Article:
Definitely not Japanese or Chinese! It’s our own fort to reckon with at Tamilnadu!
The Maratha King, Shivaji called it the ‘most impregnable fort in India’. The British called it the ‘Troy of the East’. Every religion, race worth their salt in India has ruled from this fort!
Gingee Fort encompasses three hills, the fortwalls 60 feet thick run 13 Kms covering an area of 11 Sq.Kms. The highest hill ‘Rajagiri’ to the west is 800 ft. high and protected by a 80 ft. wide moat – once filled with crocodiles with high thick stone walls. ‘Krishnagiri’ or ‘Rani Hill’ is to the north. ‘Chandrayandurg’ is to the south-east. These three hills complete the ‘Gingee Fort Complex’. All the hills are seperate and self contained citadels. They have temples, mosques, halls, palaces – seven storey high and fresh water resovoirs, high up! They also have prison cells, granaries, palaces and halls for celebrations! They were harvesting rainwater and had pottery pipes pumping and irrigating water and storing it for hot summer months!
Here, I will take you through Krishnagiri or Rani Hill. My apologies I could climb only this small hillock due to the paucity of time – I had only 2 hours with me… landing at Gingee at 3:45 pm. Rajagiri will take you at least 5 – 6 hours. Gingee Fort Complex would be a tiring two day excrusion among the ruins. This place is a spectacle during sunrise and sunsets! My continuation article on the other two hills will be when I find the time, the energy and the inclination to visit this trekking challenge area. I had clubbed this place when i visited Tiruvanamalai – the epic temple town of Tamilnadu. But this place beckons me every now and then. A challenge which will be completed ASAP!
The Kon Dynasty laid foundation to this fort in 1190. The Chola Dynasty built the fort during the 9th Century. Kurumbars modified this fort during 13th Century. In 1638, the Bijapur Sultanate took over this fort from the Vijayanagar Kings. The Nayakas, the lieutenants of Vijayanagar? Kings hugely developed this fort. The Marathas under Shivaji took over this fort in 1677. The Mughals took this fort under their rein in 1690! Raja Ram, Shivaji’s son had taken refuge fighting the Mughals from this fort. The French ruled from this place from 1750, until the British took over this region in 1762. The British ruled and made Rani Hill as their bastion. Hyderali during the Mysore Anglo War had briefly taken over this impregnable fort from the British for a while. Aurangzeb had given Gingee to his brave Rajput Commander, Raja Swaroop Singh. . . on his death Raja Tej Singh his son of 15 years had laid seize to this fort antigonizing the Mugals, The Nawab of Arcot – the Mughal representative south of India and the self proclaimed young Rajput king fought a bitter battle for seven years. The Rajput King had just 700 men against the Nawab’s thousands. There are numerous ballads, songs, plays on this brave feat of the young Rajput king even to this day! Raja Tej Singh ultimately dies a tragic hero’s death in the battle field and is cremated with honours, his young queen too ends her life on his funeral pyre – a symbolic ‘Sati’ prelavent those days! It’s believed that the 7 Goddess take care and protects Gingee and a custom of sacrificing two buffaloes existed, but i am not sure it exists now.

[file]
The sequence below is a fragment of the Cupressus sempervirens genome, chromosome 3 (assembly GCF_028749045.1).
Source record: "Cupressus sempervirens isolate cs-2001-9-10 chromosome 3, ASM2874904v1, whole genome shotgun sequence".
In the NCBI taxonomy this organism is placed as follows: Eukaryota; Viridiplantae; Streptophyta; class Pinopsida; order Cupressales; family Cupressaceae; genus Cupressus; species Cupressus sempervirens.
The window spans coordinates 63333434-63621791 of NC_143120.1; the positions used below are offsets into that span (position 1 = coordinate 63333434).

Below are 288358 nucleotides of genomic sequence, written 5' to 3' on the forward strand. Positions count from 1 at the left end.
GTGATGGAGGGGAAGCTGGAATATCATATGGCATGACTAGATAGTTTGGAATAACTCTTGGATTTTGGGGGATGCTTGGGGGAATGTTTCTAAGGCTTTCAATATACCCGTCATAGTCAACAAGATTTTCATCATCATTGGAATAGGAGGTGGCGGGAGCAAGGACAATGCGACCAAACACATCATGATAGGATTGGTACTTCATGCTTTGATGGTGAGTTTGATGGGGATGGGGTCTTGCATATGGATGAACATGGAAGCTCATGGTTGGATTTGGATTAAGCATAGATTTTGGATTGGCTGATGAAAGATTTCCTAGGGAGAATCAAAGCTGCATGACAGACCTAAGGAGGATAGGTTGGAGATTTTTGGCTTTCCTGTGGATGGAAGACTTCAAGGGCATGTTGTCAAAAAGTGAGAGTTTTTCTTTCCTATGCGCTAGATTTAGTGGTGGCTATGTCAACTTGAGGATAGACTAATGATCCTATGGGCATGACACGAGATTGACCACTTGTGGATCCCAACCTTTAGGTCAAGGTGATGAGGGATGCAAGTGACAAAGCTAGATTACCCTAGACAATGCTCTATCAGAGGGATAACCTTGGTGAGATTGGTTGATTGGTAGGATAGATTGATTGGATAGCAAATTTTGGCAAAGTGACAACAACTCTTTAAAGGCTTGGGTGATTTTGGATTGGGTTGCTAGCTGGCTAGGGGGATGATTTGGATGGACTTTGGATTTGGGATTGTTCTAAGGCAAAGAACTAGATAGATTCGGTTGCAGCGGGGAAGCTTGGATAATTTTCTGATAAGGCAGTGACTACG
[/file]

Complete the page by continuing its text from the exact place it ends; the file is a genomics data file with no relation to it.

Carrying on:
Going back in history, this place, Gingee was a living place of Jains during 6 AD and earlier. A particular sect of Urdu speaking Muslim called ‘Navaitha’ originate from this region homing on to a nearby village called ‘Minambur’. Gingee today has a population of about 30,000 people and belongs to the Villupuram District.
Gingee Fort was declared as a National Monument in 1921 and the Archeological Society of India takes care of it. It’s a protected monument. This place is open from 9 am to 5 pm to tourists. The caretakers extend the time by an hour to facilitate the tourists. Theres a small entry fee to enter the place. Visitors are stopped at Rani Hill or Krishnagiri around 4 pm. This beautiful impregnable fort of natural beauty which is in ruins today is a great trekking place to check your physical stamina. The view from top is breathtaking. The edifices are beautiful. The setting sun adds it’s glorious tinge in making this place a gorgeous sight. Sunrise views from the bottom of the hills are breathtaking too! Caution is advised during rainy season, the rock steps are slippery. Summers and high noons are scorching. It’s advised to start early with sunshade protection and scale the Rajagiri first and post lunch in the afternoon scale the Krishnagiri or Rani Hill. You will definitely have a good night’s sleep!
Gingee is situated on the Bangalore – Pondicherry road. Marking the distance map Gingee is 65 kms from Pondicherry. The nearest railway station is Villupuram and Thindivanam, which is 28 kms. Tiruvanamalai, the famous temple town of Tamilnadu is 38 kms from this place. Roads are state highways and in good condition. A lot of buses connect to this place. The distances from Gingee to the following places are as follows…. Bangalore 240 Kms (5 hours). Chennai 160 Kms (3 hrs) and Vellore 90 kms (2 hrs).
One can take this Tamilnadu trip of visiting Vellore Fort, Tiruvanamalai Temple, Gingee Fort and proceed to Pondicherry for a long weekend. Make Tiruvanamalai Temple Town a overnight stopover destination. Satanur Dam is also very close to Tiruvanamalai 30 Kms enroute to Bangalore. It’s summer and holiday times! Being in the sun definitely gives you. . . your dose of Vitamin D. Traveling this region, carry cash and your picnic basket of goodies with enough water. Food available is Tamilnadu South Indian cuisine. Own transport is advantageous.
Happy Summer Holidays! Have fun in the Sun!
-Jagdeesh Laxman Singh
aka Jugie Singh
Text & Photography